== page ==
I also think there's a big difference between people who try a few medications, stabilize, and feel good within a reasonable time frame--and those of us who don't. And maybe sometime in the future, I'll be able to say there's a difference between those who are diagnosed, begin an exercise program, participate in neural path therapy, change their diet, receive insightful counseling, and stabilize--and those of us for whom it took a much longer period to reach the same outcome.
For me personally, unipolar depression turned into bipolar disorder after many years of undiagnosed episodes combined with antidepressants. When an illness is medication-induced (and perhaps even when it's not), I don't think it's unusual to mourn our "lost healthy self," which was the topic of yesterday's post.
While Ellen Frank, Ph.D., author of Treating Bipolar Disorder: A Clinician's Guide to Interpersonal and Social Rhythm Therapy, and her colleagues may have found that mourning our "lost healthy self," is unique among bipolar patients, her reasoning why this is so, astounds and infuriates me!
She writes, "Some of our colleagues who are experts in IPT for unipolar disorder have argued that this problem area is more appropriately thought of as a subset of the role transition problem area, but we have found that presenting it to patients as a form of grief has a very profound impact and tends to motivate them to work on this issue in a way that presenting it as a role transition does not. Perhaps this is because 'becoming bipolar' has a kind of unalterability that is more like a death than the loss of a job or even a divorce."And it's this very paragraph, which represents everything I despise about the psychiatric profession's attitude toward bipolar disorder. To present a bipolar diagnosis as a form of death is exactly what so many psychiatrists do--either knowingly or not. In one fell swoop, they destroy a patient's hope for achieving wellness, and their dreams of living a life with any possibility of normalcy.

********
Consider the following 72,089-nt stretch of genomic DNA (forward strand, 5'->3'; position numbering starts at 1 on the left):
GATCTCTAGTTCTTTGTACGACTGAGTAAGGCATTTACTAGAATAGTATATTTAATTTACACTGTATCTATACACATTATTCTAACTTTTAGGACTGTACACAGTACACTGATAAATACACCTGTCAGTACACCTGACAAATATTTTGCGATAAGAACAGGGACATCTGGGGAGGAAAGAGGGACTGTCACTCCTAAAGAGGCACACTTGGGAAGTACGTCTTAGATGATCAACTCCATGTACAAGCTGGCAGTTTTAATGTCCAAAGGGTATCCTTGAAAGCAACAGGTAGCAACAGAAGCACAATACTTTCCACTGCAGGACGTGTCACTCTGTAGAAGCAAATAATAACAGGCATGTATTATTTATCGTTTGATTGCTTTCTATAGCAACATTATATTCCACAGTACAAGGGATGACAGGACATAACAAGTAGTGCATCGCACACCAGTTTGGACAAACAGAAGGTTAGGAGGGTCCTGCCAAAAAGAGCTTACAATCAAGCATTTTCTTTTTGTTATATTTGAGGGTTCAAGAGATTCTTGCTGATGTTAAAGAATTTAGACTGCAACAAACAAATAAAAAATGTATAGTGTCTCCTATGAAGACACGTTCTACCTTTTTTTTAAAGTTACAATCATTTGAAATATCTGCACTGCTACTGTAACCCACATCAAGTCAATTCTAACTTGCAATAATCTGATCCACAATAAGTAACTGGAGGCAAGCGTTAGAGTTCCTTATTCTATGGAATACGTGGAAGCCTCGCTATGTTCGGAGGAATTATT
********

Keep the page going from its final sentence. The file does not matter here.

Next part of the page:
One only has to substitute any other illness for bipolar disorder to see just how ridiculous it is. What if a diabetes researcher wrote, "Perhaps this is because 'becoming diabetic' has a kind of unalterability that is more like a death than the loss of a job or even a divorce."
I can guarantee you that researcher would be publicly condemned--within the medical and diabetic communities. What's so strangely awful is that Dr. Frank has a wonderful reputation and has done some excellent research in the bipolar field. But if she doesn't really have a clue what a huge disservice it is to tell bipolar patients that their illness is more "like a death than the loss of a job or even a divorce" than it's no wonder the suicide rate for bipolars is so high.
And, we who disagree with "the death knell analogy" need to find some way to voice our disapproval so loudly and so publicly that our voices will be heard from Washington D.C. to Ottawa to London to Canberra to Manila to Moscow to Beijing and beyond!
P.S. While I'm focusing on Ellen Frank in this article, I don't truly mean to single her out. As far as I'm concerned, her attitude typifies every bipolar researcher in the field who preaches despair rather than hope, and dwells on illness rather than wellness.